July 16, 2013

Fixer Upper in Mountain View, $50K over asking

Yes, we love Mountain View. Not only is it Close to Google, all those highly paid Googlers can duke it out for the privilege of buying excellent properties like this one. Thanks very much to Burbed reader dollarbin for this amazing find.  Oops, gone!  Sorry, and thank you for playing!

130716-nedson-redfin2509 NEDSON Ct
Mountain View, CA 94043

3 Beds
2 Baths
1,536 Sq. Ft.
$556 / Sq. Ft.
Built: 1954
Lot Size: 7,000 Sq. Ft.
Sold On: Jul 4, 2013
Property Type: Detached Single Family
View: Neighborhood
County: Santa Clara
Stories: 1
Community: Thompson
MLS#: 81317367

Central location. Fixer upper in Mountain View CA. 3/2 Needs some TLC. 7000 sq ft lot. Home can be lived in right now but eventually needs windows and roof work. See all reports. Private back yard, fireplace in family room. Garage conversion done years ago with permits making this a large living room for your family. Ice block tiles in master shower. Needs carpeting and paint.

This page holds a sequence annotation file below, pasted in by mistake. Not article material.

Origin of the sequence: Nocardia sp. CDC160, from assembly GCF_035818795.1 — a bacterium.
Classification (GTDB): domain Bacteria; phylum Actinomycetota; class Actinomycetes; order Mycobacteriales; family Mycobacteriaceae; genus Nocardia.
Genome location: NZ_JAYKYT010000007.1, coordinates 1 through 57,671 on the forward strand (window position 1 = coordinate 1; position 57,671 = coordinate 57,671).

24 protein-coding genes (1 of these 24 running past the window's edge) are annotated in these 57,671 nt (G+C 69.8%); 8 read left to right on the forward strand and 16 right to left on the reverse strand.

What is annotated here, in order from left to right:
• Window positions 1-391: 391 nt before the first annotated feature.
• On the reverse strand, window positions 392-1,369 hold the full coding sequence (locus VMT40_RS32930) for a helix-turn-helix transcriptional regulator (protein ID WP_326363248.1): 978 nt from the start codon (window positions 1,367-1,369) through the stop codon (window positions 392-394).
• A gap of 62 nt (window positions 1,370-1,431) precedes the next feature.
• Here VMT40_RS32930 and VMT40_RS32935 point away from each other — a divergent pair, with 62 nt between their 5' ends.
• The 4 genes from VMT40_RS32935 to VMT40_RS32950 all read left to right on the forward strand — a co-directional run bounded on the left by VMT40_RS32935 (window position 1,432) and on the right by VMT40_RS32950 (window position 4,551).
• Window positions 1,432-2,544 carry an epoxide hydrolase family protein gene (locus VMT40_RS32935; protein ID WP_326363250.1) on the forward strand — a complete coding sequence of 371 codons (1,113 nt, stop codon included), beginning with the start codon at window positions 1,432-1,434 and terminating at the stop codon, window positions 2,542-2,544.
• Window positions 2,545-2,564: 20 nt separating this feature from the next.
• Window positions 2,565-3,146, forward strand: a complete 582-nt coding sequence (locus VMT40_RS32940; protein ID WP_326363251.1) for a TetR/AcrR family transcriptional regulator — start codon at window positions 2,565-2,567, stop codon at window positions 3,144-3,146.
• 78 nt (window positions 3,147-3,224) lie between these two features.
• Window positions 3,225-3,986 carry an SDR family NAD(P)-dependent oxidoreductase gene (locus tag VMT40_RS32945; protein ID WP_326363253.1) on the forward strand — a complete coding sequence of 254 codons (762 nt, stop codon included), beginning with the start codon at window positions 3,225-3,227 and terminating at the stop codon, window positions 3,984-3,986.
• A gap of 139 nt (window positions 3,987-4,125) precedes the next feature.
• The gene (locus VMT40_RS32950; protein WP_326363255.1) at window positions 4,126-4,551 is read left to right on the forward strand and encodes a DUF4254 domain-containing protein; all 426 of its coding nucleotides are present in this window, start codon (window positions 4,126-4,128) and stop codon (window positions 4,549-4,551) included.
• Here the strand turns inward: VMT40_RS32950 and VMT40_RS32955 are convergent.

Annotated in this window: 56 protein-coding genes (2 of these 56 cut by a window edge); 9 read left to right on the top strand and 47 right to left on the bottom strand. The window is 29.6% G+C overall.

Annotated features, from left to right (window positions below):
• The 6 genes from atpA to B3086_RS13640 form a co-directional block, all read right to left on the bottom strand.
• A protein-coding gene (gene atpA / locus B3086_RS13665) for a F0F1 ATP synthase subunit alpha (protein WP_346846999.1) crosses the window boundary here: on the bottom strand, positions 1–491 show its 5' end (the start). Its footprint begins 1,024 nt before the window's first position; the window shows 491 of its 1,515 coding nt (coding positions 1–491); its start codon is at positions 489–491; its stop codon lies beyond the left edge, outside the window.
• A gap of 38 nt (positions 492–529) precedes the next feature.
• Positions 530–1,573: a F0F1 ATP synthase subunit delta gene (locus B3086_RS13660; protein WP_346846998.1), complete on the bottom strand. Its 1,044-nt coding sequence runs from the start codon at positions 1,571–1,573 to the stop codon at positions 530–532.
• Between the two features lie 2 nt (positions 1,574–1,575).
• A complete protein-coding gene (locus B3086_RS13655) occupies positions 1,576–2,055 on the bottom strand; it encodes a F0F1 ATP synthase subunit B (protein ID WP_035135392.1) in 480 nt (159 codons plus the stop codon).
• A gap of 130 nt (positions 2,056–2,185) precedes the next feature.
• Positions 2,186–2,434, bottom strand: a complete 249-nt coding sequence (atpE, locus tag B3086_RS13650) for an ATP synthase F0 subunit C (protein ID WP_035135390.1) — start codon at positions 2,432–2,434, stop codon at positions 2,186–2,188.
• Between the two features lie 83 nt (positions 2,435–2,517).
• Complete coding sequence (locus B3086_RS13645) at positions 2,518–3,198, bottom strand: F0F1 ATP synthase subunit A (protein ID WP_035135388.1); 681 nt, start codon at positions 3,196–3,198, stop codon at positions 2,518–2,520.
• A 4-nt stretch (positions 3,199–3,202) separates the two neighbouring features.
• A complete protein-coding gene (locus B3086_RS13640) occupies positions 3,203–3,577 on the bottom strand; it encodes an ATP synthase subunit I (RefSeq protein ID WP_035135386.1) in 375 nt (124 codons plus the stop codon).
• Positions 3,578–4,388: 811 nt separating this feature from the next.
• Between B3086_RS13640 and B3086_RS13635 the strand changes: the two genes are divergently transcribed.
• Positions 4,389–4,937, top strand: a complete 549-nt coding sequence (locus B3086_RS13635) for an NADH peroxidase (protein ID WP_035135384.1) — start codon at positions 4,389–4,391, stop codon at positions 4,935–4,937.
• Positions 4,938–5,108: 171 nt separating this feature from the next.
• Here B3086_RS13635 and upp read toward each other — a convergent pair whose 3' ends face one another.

Take it away, dollarbin!

130716-nedson-iceblockI don’t tour many homes these days, but this one is close and my curiosity got the best of me. Photo #8 does not do justice to the unevenness of the master bedroom floor. Don’t be fooled by the Cul-de-Sac address, the bedroom windows look right out onto busy Middlefield Rd.. This one shouldn’t stay on the market, the listing agent told me they already had an all cash offer for $800K after one day of open house, and they expected more and higher bids to come.

130716-nedson-tilefloorIt’s kind of funny, I came to burbed in 2011 so I only experienced the last bubble in archive form, but it seems like these Mountain View listings are exactly like the kind of WTF listings that we saw in Palo Alto back in the early days of burbed. There might be a few of these legacy crap-shacks in PA still, but I guess now they probably are just quietly sold as teardowns, whereas prices have finally risen in MV to tempt the truly unsell-able stock onto the market.

You keep using that word, unsellable. We do not think it means what you think it means.

Comments (13) -- Posted by: madhaus @ 7:09 am